Autophagy is the way cells devour their own unwanted or damaged parts. It was known to be active in cell death that occurs during normal embryonic development, but its precise role was unclear.
Some thought it might contribute to cell death or actually help keep cells alive.
The novel role autophagy plays in removing cells that die during normal embryonic development is described in a study appearing online today in Cell. Mouse embryos lacking autophagy have cells that can't make the chemical signals needed for their removal by healthy cells. If dead cells build up, it can result in abnormal development and inflammation and also trigger autoimmune disease.
"The activation of autophagy in cells destined to die may serve to clear dead cells and prevent detrimental inflammation during normal development or when cell death occurs in certain diseases," said Dr. Beth Levine, professor of internal medicine and microbiology and chief of the division of infectious diseases at UT Southwestern. "Our findings also suggest that defects in autophagy might trigger autoimmune diseases and, if so, reversing the defects could potentially help treat such diseases."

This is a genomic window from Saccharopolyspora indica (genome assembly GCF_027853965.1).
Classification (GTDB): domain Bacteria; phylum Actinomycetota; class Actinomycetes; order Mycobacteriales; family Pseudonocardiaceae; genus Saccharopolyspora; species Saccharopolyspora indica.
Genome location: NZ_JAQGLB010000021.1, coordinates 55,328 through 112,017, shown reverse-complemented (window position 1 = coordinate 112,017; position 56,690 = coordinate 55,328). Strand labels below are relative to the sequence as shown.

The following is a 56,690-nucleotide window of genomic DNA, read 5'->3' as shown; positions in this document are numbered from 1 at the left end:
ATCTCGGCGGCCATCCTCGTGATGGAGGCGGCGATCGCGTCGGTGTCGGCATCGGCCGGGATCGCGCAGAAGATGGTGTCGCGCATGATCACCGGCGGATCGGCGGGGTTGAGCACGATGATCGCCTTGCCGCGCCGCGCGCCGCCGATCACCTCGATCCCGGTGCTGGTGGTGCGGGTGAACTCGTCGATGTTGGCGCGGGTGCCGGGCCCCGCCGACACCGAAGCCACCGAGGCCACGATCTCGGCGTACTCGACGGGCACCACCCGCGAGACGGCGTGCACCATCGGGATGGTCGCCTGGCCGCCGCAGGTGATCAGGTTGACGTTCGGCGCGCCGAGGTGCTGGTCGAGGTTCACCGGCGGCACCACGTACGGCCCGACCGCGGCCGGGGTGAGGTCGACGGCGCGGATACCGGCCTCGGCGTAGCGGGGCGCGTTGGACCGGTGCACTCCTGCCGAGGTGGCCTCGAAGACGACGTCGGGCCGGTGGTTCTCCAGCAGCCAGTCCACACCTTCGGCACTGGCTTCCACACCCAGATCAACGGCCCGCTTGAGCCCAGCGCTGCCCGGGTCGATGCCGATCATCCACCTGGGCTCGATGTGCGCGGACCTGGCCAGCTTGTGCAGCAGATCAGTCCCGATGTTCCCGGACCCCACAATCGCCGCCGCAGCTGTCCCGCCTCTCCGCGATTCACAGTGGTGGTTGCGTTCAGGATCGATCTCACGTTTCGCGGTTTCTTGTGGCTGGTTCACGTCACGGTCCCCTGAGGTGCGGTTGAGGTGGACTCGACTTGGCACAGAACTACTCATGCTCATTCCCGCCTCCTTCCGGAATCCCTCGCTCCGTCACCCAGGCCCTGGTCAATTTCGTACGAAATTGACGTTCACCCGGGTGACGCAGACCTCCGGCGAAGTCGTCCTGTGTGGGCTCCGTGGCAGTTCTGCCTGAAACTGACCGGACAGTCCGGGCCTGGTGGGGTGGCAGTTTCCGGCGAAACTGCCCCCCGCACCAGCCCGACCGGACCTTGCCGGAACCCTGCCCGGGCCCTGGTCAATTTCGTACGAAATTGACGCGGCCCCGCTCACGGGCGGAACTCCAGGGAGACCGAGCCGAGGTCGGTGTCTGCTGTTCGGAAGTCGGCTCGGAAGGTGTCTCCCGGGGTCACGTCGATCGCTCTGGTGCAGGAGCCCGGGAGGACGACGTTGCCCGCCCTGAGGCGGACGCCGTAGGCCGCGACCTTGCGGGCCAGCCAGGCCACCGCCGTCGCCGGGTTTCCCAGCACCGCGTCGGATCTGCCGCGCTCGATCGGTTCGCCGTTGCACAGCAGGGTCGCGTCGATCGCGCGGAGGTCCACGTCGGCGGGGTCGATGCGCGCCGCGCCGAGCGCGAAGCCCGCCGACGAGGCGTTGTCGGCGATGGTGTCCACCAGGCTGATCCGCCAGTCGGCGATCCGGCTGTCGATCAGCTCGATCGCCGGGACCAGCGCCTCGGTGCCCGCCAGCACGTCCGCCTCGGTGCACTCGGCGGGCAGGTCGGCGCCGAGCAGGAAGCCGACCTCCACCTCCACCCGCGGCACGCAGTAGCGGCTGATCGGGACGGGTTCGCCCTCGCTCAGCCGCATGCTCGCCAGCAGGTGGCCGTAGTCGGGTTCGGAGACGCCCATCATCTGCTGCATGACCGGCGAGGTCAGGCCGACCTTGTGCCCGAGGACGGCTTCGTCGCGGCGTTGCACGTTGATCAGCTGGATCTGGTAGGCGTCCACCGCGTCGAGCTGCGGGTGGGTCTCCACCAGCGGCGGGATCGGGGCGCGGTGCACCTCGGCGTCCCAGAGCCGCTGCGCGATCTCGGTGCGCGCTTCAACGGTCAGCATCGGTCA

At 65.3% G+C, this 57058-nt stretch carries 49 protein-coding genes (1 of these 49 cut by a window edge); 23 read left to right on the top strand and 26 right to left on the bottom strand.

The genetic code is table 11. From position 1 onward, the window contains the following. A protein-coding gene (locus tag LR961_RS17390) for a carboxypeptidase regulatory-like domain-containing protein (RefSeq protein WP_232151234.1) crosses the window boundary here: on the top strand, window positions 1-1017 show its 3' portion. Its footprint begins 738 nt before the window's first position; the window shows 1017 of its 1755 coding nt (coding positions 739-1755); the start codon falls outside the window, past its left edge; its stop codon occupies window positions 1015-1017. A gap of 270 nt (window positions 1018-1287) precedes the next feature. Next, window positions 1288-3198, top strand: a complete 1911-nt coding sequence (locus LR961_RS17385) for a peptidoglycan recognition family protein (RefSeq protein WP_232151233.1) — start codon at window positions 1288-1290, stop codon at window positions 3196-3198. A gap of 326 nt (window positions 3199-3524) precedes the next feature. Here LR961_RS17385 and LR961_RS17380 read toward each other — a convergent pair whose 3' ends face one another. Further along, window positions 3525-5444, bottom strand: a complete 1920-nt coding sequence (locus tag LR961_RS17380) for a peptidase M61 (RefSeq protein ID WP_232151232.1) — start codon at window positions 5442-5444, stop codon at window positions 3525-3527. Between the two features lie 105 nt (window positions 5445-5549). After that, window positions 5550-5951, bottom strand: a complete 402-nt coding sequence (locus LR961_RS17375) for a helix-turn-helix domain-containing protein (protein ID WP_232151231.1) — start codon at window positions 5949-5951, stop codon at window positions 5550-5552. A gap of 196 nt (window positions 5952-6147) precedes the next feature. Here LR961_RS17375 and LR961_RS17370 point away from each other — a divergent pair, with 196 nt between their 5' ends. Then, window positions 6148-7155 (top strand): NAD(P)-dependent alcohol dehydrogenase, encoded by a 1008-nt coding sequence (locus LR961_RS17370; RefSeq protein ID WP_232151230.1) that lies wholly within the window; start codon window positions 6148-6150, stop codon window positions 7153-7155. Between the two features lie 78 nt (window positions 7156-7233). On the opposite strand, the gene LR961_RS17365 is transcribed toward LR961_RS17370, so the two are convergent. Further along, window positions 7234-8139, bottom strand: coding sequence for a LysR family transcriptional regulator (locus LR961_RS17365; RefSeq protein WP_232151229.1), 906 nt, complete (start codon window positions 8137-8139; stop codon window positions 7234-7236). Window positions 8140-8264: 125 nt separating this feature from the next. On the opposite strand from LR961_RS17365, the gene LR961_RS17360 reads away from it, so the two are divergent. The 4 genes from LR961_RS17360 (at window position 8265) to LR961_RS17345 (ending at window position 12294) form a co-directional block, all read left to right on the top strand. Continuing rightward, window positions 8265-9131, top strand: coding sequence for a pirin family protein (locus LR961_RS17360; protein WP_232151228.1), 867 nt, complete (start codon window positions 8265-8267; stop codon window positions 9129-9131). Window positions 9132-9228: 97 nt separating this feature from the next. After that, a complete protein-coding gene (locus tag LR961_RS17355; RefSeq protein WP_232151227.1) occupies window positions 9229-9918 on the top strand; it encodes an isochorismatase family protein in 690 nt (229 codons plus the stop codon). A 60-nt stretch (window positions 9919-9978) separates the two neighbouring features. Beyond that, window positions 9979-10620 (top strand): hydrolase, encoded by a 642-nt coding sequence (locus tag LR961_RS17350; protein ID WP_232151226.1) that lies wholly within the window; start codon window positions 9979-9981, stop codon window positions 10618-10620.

To determine autophagy's role in development, Dr. Levine, the Cell study's senior author, and her research team examined autophagy in mouse embryonic stem cells during cavitation. In this earliest wave of programmed cell death that occurs during mammalian development, cells form a ball, known as an embryonic body, and cells in the center die and are removed, leaving a gap.
But in mouse embryonic bodies lacking the autophagy genes atg5 or beclin1, cells died normally but remained in the center. The embryonic bodies then failed to develop normally.
Researchers took this a step further and studied actual mice that lacked the autophagy genes in their lung and retinal tissues, finding that healthy cells engulfed fewer than 25 percent of dead cells during embryonic development, compared to 75 percent in normal mice.
"Without autophagy, the dead cells just don't get engulfed very efficiently," Dr. Levine said. "If you don't have rapid removal of dead cells, you get a lot of unwanted inflammation."